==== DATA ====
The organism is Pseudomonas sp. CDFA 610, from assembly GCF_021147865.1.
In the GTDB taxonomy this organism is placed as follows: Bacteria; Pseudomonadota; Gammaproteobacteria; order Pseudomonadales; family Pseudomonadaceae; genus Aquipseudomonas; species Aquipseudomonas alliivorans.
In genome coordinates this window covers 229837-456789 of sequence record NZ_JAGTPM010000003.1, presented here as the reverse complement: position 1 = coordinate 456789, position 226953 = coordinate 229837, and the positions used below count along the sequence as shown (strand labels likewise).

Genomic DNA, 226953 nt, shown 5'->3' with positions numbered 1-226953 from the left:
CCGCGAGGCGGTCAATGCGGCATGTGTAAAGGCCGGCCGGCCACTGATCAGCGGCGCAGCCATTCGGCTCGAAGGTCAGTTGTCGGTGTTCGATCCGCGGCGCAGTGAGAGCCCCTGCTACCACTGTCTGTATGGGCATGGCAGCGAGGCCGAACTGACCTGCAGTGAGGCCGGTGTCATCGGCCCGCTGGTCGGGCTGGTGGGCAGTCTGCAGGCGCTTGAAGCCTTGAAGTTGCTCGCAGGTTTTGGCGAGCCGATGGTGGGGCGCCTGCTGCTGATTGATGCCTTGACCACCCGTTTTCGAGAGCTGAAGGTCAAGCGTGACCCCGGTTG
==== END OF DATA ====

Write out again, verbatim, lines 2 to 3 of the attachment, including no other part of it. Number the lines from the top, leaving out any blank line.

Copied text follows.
In the GTDB taxonomy this organism is placed as follows: Bacteria; Pseudomonadota; Gammaproteobacteria; order Pseudomonadales; family Pseudomonadaceae; genus Aquipseudomonas; species Aquipseudomonas alliivorans.
In genome coordinates this window covers 229837-456789 of sequence record NZ_JAGTPM010000003.1, presented here as the reverse complement: position 1 = coordinate 456789, position 226953 = coordinate 229837, and the positions used below count along the sequence as shown (strand labels likewise).